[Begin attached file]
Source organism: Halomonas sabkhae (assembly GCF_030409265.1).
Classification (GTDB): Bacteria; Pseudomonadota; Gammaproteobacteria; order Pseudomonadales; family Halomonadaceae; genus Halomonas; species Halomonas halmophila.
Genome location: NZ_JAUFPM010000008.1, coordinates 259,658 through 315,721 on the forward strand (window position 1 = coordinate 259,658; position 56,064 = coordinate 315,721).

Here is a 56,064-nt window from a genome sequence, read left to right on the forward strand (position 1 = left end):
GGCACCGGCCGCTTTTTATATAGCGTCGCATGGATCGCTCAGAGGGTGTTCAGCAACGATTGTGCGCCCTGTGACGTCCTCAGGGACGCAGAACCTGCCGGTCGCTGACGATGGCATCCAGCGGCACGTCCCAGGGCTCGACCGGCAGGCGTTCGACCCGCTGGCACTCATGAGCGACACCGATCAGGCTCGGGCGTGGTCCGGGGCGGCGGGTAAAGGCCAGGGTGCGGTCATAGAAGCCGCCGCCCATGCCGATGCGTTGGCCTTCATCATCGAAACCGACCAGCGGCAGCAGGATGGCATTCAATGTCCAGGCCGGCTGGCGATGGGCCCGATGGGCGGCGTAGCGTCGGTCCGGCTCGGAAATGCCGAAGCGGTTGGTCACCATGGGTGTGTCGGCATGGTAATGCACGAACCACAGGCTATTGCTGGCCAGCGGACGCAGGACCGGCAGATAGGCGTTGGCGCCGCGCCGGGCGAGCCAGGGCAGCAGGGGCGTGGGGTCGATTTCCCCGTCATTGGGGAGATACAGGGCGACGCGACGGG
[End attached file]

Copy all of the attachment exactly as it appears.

Source organism: Halomonas sabkhae (assembly GCF_030409265.1).
Classification (GTDB): Bacteria; Pseudomonadota; Gammaproteobacteria; order Pseudomonadales; family Halomonadaceae; genus Halomonas; species Halomonas halmophila.
Genome location: NZ_JAUFPM010000008.1, coordinates 259,658 through 315,721 on the forward strand (window position 1 = coordinate 259,658; position 56,064 = coordinate 315,721).

Here is a 56,064-nt window from a genome sequence, read left to right on the forward strand (position 1 = left end):
GGCACCGGCCGCTTTTTATATAGCGTCGCATGGATCGCTCAGAGGGTGTTCAGCAACGATTGTGCGCCCTGTGACGTCCTCAGGGACGCAGAACCTGCCGGTCGCTGACGATGGCATCCAGCGGCACGTCCCAGGGCTCGACCGGCAGGCGTTCGACCCGCTGGCACTCATGAGCGACACCGATCAGGCTCGGGCGTGGTCCGGGGCGGCGGGTAAAGGCCAGGGTGCGGTCATAGAAGCCGCCGCCCATGCCGATGCGTTGGCCTTCATCATCGAAACCGACCAGCGGCAGCAGGATGGCATTCAATGTCCAGGCCGGCTGGCGATGGGCCCGATGGGCGGCGTAGCGTCGGTCCGGCTCGGAAATGCCGAAGCGGTTGGTCACCATGGGTGTGTCGGCATGGTAATGCACGAACCACAGGCTATTGCTGGCCAGCGGACGCAGGACCGGCAGATAGGCGTTGGCGCCGCGCCGGGCGAGCCAGGGCAGCAGGGGCGTGGGGTCGATTTCCCCGTCATTGGGGAGATACAGGGCGACGCGACGGG